US shale gas: the first of five revolutions at the beginning of the XXI century
Three revolutions on the supply side: US shale gas, US shale oil and worldwide renewable
The US shale gas revolution is only the first (and most documented) of three revolutions that happened since the beginning of this century on the supply side. The world has changed thanks to the US shale revolutions (gas first and then oil) and a global quest for renewable. Those revolutions took over a decade but will shape the XXI century. Australia followed producing unconventional gas and is now also exporting it. It should take some time for unconventional oil and gas production to materialize in other places where the resource is available (Argentina, Canada, China, Mexico, Russia, South Africa, etc.) but the US shale revolutions should be exported in a few other countries.
According to a new report by CEDIGAZ, the International Center for Natural Gas Information, LNG as a fuel will capture a significant market share in the transport sector by 2035. The greatest potential is seen in road transport, were annual demand is projected to reach 96 million tons per year (mtpa) in CEDIGAZ’ base scenario while demand in the marine sector could grow to an estimated 77 mtpa. The rail sector could add another 6 mtpa to global demand. However, the development of LNG as a transport fuel faces a number of challenges, and will have to go hand in hand with the development of fuelling infrastructure.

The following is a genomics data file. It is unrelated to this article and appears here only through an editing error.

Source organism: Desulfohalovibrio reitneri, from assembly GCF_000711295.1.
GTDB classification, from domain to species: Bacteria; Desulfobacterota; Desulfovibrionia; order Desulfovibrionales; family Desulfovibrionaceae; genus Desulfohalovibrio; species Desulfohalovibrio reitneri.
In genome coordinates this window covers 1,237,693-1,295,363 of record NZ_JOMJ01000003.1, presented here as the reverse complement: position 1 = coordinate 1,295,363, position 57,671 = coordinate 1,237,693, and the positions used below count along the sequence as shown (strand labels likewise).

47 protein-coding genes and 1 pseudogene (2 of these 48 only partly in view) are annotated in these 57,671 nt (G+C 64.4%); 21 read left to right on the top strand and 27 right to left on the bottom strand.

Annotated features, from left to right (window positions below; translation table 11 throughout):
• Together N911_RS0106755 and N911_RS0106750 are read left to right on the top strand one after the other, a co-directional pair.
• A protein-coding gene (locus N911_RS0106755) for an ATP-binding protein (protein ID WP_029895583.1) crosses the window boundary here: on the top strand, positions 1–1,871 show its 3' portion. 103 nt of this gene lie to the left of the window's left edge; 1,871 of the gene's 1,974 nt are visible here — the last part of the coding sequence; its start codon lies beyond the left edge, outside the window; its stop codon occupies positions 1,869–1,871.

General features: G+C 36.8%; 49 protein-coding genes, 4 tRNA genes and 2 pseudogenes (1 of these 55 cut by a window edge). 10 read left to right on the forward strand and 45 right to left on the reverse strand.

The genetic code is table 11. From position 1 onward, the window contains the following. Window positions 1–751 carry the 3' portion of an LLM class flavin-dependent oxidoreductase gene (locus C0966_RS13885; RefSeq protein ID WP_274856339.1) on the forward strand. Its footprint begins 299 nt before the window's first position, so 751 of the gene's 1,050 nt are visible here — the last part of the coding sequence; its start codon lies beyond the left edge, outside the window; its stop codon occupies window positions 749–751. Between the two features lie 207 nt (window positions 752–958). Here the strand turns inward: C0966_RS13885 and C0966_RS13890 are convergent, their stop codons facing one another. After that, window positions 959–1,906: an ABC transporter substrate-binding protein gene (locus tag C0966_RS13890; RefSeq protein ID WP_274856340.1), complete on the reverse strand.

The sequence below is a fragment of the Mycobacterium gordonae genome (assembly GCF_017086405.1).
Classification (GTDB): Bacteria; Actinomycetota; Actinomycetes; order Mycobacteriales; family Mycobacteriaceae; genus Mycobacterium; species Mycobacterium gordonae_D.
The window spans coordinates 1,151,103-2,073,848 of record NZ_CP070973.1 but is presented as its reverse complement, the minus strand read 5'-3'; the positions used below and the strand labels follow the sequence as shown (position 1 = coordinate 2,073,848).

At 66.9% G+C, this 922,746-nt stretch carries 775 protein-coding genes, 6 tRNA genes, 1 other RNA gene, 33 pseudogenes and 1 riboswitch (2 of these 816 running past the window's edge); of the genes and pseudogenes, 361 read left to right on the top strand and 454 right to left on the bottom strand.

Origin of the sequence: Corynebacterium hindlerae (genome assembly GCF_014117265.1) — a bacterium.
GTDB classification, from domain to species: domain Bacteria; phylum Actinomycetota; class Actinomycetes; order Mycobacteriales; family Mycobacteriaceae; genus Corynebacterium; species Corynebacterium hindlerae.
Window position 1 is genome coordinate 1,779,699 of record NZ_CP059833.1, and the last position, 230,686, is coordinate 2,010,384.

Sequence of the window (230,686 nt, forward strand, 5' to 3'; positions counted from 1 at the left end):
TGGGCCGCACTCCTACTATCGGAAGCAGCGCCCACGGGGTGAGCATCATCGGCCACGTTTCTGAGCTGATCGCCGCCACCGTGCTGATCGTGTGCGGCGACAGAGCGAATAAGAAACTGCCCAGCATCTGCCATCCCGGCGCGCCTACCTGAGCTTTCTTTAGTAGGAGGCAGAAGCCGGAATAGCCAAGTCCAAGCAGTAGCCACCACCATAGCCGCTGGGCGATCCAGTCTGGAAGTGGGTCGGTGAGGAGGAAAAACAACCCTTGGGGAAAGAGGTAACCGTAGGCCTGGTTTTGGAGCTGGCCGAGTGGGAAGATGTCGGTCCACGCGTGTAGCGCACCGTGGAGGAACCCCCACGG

Fuel cost differentials will drive the growth in trucking sector
Use of LNG in land transport will be largely limited to heavy duty vehicles (HDV) and will essentially be driven by the difference between the price of diesel and that of LNG. In contrast with the marine sector, environmental legislation is unlikely to play a major role in triggering the adoption of LNG as a fuel for land transportation, as traditional fuels and technologies will be able to comply with the gradual tightening of emissions standards. However, the cost advantage of LNG relative to diesel currently provides a strong economic incentive in the trucking industry. In its base scenario, CEDIGAZ projects a worldwide demand of 45 mtpa in 2025 growing to 96 mtpa in 2035, with China representing almost half the global market. China has several features that combine to make it a prime candidate for the development of LNG in the road sector. The country has the world’s largest inland goods transport market and has already developed an extensive LNG supply infrastructure, initially as a means of transporting gas from remote fields or to consumers who were not connected to the pipeline supply network. With at least 100,000 LNG vehicles and 1,100 refuelling stations at the end of 2013, China already has a head start over the rest of the world in this nascent market. However, gas price reform in China may slow LNG growth there. LNG should also carve out a significant market share in the US, Europe and the rest of Asia.